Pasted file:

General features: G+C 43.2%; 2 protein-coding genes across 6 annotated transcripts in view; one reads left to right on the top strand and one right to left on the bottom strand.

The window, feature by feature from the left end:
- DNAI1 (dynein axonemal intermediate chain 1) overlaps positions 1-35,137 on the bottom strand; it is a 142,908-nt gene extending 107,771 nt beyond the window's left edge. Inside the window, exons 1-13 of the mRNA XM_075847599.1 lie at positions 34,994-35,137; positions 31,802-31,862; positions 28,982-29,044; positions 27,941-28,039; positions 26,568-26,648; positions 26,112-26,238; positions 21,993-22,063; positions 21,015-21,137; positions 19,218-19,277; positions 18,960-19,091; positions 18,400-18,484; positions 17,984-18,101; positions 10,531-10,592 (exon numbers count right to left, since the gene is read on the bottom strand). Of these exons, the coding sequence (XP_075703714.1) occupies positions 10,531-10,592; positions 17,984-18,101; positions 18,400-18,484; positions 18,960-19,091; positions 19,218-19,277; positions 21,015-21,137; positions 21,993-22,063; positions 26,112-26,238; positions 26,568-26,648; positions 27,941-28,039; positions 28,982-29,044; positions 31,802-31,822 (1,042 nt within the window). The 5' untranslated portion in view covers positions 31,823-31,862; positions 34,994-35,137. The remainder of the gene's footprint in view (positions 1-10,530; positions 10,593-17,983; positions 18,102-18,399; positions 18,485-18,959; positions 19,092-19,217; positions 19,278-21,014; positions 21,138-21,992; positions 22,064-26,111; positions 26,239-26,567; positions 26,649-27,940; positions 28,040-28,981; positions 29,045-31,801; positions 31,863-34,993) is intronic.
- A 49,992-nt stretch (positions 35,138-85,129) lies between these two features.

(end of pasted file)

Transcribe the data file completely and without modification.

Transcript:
General features: G+C 43.2%; 2 protein-coding genes across 6 annotated transcripts in view; one reads left to right on the top strand and one right to left on the bottom strand.

The window, feature by feature from the left end:
- DNAI1 (dynein axonemal intermediate chain 1) overlaps positions 1-35,137 on the bottom strand; it is a 142,908-nt gene extending 107,771 nt beyond the window's left edge. Inside the window, exons 1-13 of the mRNA XM_075847599.1 lie at positions 34,994-35,137; positions 31,802-31,862; positions 28,982-29,044; positions 27,941-28,039; positions 26,568-26,648; positions 26,112-26,238; positions 21,993-22,063; positions 21,015-21,137; positions 19,218-19,277; positions 18,960-19,091; positions 18,400-18,484; positions 17,984-18,101; positions 10,531-10,592 (exon numbers count right to left, since the gene is read on the bottom strand). Of these exons, the coding sequence (XP_075703714.1) occupies positions 10,531-10,592; positions 17,984-18,101; positions 18,400-18,484; positions 18,960-19,091; positions 19,218-19,277; positions 21,015-21,137; positions 21,993-22,063; positions 26,112-26,238; positions 26,568-26,648; positions 27,941-28,039; positions 28,982-29,044; positions 31,802-31,822 (1,042 nt within the window). The 5' untranslated portion in view covers positions 31,823-31,862; positions 34,994-35,137. The remainder of the gene's footprint in view (positions 1-10,530; positions 10,593-17,983; positions 18,102-18,399; positions 18,485-18,959; positions 19,092-19,217; positions 19,278-21,014; positions 21,138-21,992; positions 22,064-26,111; positions 26,239-26,567; positions 26,649-27,940; positions 28,040-28,981; positions 29,045-31,801; positions 31,863-34,993) is intronic.
- A 49,992-nt stretch (positions 35,138-85,129) lies between these two features.